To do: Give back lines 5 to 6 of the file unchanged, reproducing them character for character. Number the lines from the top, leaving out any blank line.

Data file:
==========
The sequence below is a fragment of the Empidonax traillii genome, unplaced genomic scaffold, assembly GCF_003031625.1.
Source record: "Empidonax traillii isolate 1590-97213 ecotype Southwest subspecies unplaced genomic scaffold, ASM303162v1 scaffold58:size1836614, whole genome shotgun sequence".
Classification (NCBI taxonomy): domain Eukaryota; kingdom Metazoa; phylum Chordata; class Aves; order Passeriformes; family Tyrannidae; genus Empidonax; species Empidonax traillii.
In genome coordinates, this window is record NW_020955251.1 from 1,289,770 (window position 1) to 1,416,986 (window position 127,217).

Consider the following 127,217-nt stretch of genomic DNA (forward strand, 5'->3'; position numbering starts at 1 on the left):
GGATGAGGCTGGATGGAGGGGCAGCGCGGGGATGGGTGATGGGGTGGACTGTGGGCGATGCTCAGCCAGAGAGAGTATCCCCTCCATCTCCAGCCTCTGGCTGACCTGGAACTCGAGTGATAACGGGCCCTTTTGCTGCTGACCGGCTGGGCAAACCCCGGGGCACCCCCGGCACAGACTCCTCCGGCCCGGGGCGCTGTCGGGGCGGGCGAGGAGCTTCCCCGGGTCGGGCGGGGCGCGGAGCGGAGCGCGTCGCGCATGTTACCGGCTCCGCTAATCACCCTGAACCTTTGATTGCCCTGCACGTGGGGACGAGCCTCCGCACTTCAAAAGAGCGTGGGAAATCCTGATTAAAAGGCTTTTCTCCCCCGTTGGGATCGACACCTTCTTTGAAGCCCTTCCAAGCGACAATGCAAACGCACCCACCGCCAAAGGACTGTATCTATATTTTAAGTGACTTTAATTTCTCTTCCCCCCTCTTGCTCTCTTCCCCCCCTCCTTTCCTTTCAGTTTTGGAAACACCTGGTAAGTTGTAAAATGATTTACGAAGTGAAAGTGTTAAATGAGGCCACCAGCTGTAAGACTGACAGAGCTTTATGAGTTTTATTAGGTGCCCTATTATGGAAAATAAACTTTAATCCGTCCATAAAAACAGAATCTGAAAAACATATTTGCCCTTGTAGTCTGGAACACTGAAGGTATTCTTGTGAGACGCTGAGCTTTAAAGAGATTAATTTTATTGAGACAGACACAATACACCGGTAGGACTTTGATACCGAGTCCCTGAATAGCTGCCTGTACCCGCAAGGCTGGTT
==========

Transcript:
Consider the following 127,217-nt stretch of genomic DNA (forward strand, 5'->3'; position numbering starts at 1 on the left):
GGATGAGGCTGGATGGAGGGGCAGCGCGGGGATGGGTGATGGGGTGGACTGTGGGCGATGCTCAGCCAGAGAGAGTATCCCCTCCATCTCCAGCCTCTGGCTGACCTGGAACTCGAGTGATAACGGGCCCTTTTGCTGCTGACCGGCTGGGCAAACCCCGGGGCACCCCCGGCACAGACTCCTCCGGCCCGGGGCGCTGTCGGGGCGGGCGAGGAGCTTCCCCGGGTCGGGCGGGGCGCGGAGCGGAGCGCGTCGCGCATGTTACCGGCTCCGCTAATCACCCTGAACCTTTGATTGCCCTGCACGTGGGGACGAGCCTCCGCACTTCAAAAGAGCGTGGGAAATCCTGATTAAAAGGCTTTTCTCCCCCGTTGGGATCGACACCTTCTTTGAAGCCCTTCCAAGCGACAATGCAAACGCACCCACCGCCAAAGGACTGTATCTATATTTTAAGTGACTTTAATTTCTCTTCCCCCCTCTTGCTCTCTTCCCCCCCTCCTTTCCTTTCAGTTTTGGAAACACCTGGTAAGTTGTAAAATGATTTACGAAGTGAAAGTGTTAAATGAGGCCACCAGCTGTAAGACTGACAGAGCTTTATGAGTTTTATTAGGTGCCCTATTATGGAAAATAAACTTTAATCCGTCCATAAAAACAGAATCTGAAAAACATATTTGCCCTTGTAGTCTGGAACACTGAAGGTATTCTTGTGAGACGCTGAGCTTTAAAGAGATTAATTTTATTGAGACAGACACAATACACCGGTAGGACTTTGATACCGAGTCCCTGAATAGCTGCCTGTACCCGCAAGGCTGGTT